Barrel Selector

Dear Bruce:

Your advice in the past has been great. I had the stock completely customized on my “hard hitting” 686 trap gun as you suggested, and the recoil no longer bothers me at all.

But here’s a question my local Beretta dealer couldn’t answer. The gun is chambered imp-mod in the lower barrel and full in the upper. The safety has no selector feature; it seems the bottom barrel will always go off first. However, I occasionally shoot a trap-based game at our club that involves some very great shooting distances, and I’d love to shoot the full choke barrel. Is there a way to do it? I know I can load the top barrel, pull the trigger to “fire” the empty bottom barrel, then bang the stock on the ground to “cock” the inertia mechanism of the top barrel, but I doubt my compatriots are going to appreciate this practice.

Your help, as usual, very much appreciated.


Dear David,

This is a puzzler. I am not familiar with any Beretta 686 which does not have a barrel selector built into the safety button. Every 686 that I have ever seen had a small block built into the center of the safety button. It could be moved left or right to select the barrel. When it was moved, it revealed red dots. One dot meant that the lower barrel was selected, two meant the upper.

However, given the situation, on most inertial trigger guns that I have used, you can reset the other barrel by firing the first barrel (on a snap cap) and then flicking the safety on, then off. Usually, this will reset to the unfired barrel. It is a much less disconcerting method than banging the stock on the ground or with the flat of your hand.

A 686 without a barrel selector? I learn something new every day.

Best regards,

Bruce Buck
Shotgun Report’s Technoid
(Often in error, never in doubt.)

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Beretta Barrels

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28 Gauge Barrel Length

Dear Technoid,

I know you are a big fan of the 28 gauge. I am about to give it a try myself. One question. What barrel length do you recommend? I plan on using the gun an equal amount on skeet and quail hunting.

What do you think of the Ruger Red Label in 28 gauge. I am either looking at that or a Remington 1100, 28 gauge sporting clays. I don’t have an auto in my collection at this point.


Dear Rob,

Many O/U and SxS 28s are light and whippy. They would benefit from 28″ barrels, especially if you are an average to large man. On the other hand, my wife preferes 26″ barrels on her Beretta 687 28 gauge because she is a small woman. The O/U 28s I would look at are the Beretta Silver Pigeon in 28″, anyone of the Citori models in 26″ or 28″ (probably 28″) and the Ruger O/U 28 in 28″. I have handled the Ruger, though not shot it. I thought it was the best feeling O/U that they make, but the model that I tried had an English grip and I prefer a pistol grip on O/Us. For what it is worth, I also don’t like the Ruger safety.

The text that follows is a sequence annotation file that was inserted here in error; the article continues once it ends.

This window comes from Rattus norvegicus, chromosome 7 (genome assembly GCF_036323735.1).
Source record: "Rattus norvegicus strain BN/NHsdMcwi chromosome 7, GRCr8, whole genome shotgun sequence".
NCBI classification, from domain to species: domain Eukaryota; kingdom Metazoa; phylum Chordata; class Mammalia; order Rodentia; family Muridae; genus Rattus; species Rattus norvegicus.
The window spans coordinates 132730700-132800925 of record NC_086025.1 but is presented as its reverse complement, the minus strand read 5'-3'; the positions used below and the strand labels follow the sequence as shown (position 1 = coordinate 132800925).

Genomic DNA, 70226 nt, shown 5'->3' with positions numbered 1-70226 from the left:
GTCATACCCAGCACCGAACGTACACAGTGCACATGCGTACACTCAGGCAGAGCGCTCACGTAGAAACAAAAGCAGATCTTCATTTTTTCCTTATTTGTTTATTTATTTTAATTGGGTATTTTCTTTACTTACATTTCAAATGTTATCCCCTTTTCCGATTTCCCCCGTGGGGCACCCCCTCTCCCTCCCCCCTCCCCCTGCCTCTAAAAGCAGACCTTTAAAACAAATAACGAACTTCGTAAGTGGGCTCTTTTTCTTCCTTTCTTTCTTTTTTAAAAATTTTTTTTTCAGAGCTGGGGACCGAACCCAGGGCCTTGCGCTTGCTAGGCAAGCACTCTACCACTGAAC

In the 28 gauge 1100 I don’t think that you have any choice in bbl length. It comes in 25″ and that is it. If you add on the extra 3-1/2″ of receiver that an auto has, it comes out to a bit over 28″.

One reason that most people don’t use 28 gauge autos is that the autos pitch out those solid gold hulls. Reloaders will be lined up behind you on their hands and knees to get them. New 28 gauge shells cost about $10-$12/box. 28 gauge reloads run closer to $4/box. There is a REAL financial incentive to reload 28 and 410. Even if you don’t reload, if you shoot Winchester AA factory 28s, you can always sell the hulls for 10¢ each. The new compression formed Remington hull is almost as good. Federal and the rest only last a couple of tries.

Personally, if you want to try an auto, I would do it in 12 gauge where the reduction in recoil (for clays) and increased capacity (for waterfowl) make it a better choice than O/U.

Best regards,

Bruce Buck
Shotgun Report’s Technoid
(Often in error, never in doubt.)

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Forcing Cone Shine

Dear Readers,

Here is the “shiny” part of forcing cones explained in more detail than I did it.

Best regards,

Bruce Buck
Shotgun Report’s Technoid
(Often in error, never in doubt.)


In your recent response to a query on forcing cone finish, I am of the opinion that you are on target in the next to last paragraph, i.e. the angle of the light determines virtually all of what we see as darkness in the cone area. I have lengthened several cones myself using the “typical” 1 1/2 inch length reamer. Aligning the stones to the proper angle for honing can be a problem, but not so much any more with the “bottle brush” style hones now available from MSC, Brownell, and others. They do a nice job.

The cones cut by a standard SAAMI chambering reamer look almost like a black step at the end of the chamber, but are actually about a half inch long. Such is the effect of the light angle. As the cone gets longer, the angle gets shallower and the cone looks lighter. By the time you reach 5 inches the cone angle is very shallow (almost parallel with the barrel wall) and it reflects very brightly. With the 1 1/2 inch cones I have used, they look somewhat dark; but if you hold the barrel off angle slightly and sight down it, you can see the cone wall looks as shiny as the barrel wall itself.

Bottom line…Can you do a poor job of cone polishing? Sure. Can you tell by the “dark” appearance of the cone area? I don’t think so. The only way to tell for sure would be to section a barrel and look at it. But since the shot deformation in a plastic cup wad results from abrupt angle changes, not surface smoothness, if it doesn’t build up plastic and crud be thankful and find something else to worry about.


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Beretta 20 Ga Auto

Dear Bruce,

Based somewhat on your recommendations I purchased an almost new Beretta A-303 in 20 gauge for my neophyte skeet/quail hunting habit (ok its not a 390, but it didn’t cost 650 skins either). At the range it wouldn’t cycle Rem Premier target loads worth a hoot. I’m using light amounts of CLP, as per SOP. Anything else I can do to loosen it up??? I Did get two quail with it first day out, and it cycled the Federal High Velocity shells without flaw.